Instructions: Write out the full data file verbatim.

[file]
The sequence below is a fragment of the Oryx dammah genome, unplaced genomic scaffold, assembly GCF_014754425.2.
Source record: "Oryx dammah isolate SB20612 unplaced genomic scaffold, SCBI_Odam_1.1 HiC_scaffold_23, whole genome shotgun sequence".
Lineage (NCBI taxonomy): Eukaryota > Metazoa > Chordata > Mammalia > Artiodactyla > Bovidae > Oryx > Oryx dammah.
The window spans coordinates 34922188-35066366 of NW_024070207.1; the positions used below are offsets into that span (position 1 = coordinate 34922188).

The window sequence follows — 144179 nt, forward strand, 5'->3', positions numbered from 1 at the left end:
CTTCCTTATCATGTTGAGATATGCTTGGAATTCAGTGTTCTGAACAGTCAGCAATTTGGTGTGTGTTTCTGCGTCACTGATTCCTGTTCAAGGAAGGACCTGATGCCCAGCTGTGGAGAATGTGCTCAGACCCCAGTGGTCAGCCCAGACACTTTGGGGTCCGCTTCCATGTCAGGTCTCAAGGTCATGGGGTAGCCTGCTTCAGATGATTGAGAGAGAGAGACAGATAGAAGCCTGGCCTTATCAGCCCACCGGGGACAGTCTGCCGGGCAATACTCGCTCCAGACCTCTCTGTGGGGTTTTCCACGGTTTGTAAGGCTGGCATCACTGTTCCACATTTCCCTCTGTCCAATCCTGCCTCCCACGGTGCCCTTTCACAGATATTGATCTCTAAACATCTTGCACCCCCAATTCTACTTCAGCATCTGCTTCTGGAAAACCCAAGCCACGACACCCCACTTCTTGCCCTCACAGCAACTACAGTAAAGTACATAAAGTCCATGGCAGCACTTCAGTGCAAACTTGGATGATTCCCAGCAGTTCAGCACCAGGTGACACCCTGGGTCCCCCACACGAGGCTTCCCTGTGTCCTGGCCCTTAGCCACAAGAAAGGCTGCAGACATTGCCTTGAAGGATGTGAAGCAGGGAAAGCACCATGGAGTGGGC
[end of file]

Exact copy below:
The sequence below is a fragment of the Oryx dammah genome, unplaced genomic scaffold, assembly GCF_014754425.2.
Source record: "Oryx dammah isolate SB20612 unplaced genomic scaffold, SCBI_Odam_1.1 HiC_scaffold_23, whole genome shotgun sequence".
Lineage (NCBI taxonomy): Eukaryota > Metazoa > Chordata > Mammalia > Artiodactyla > Bovidae > Oryx > Oryx dammah.
The window spans coordinates 34922188-35066366 of NW_024070207.1; the positions used below are offsets into that span (position 1 = coordinate 34922188).

The window sequence follows — 144179 nt, forward strand, 5'->3', positions numbered from 1 at the left end:
CTTCCTTATCATGTTGAGATATGCTTGGAATTCAGTGTTCTGAACAGTCAGCAATTTGGTGTGTGTTTCTGCGTCACTGATTCCTGTTCAAGGAAGGACCTGATGCCCAGCTGTGGAGAATGTGCTCAGACCCCAGTGGTCAGCCCAGACACTTTGGGGTCCGCTTCCATGTCAGGTCTCAAGGTCATGGGGTAGCCTGCTTCAGATGATTGAGAGAGAGAGACAGATAGAAGCCTGGCCTTATCAGCCCACCGGGGACAGTCTGCCGGGCAATACTCGCTCCAGACCTCTCTGTGGGGTTTTCCACGGTTTGTAAGGCTGGCATCACTGTTCCACATTTCCCTCTGTCCAATCCTGCCTCCCACGGTGCCCTTTCACAGATATTGATCTCTAAACATCTTGCACCCCCAATTCTACTTCAGCATCTGCTTCTGGAAAACCCAAGCCACGACACCCCACTTCTTGCCCTCACAGCAACTACAGTAAAGTACATAAAGTCCATGGCAGCACTTCAGTGCAAACTTGGATGATTCCCAGCAGTTCAGCACCAGGTGACACCCTGGGTCCCCCACACGAGGCTTCCCTGTGTCCTGGCCCTTAGCCACAAGAAAGGCTGCAGACATTGCCTTGAAGGATGTGAAGCAGGGAAAGCACCATGGAGTGGGC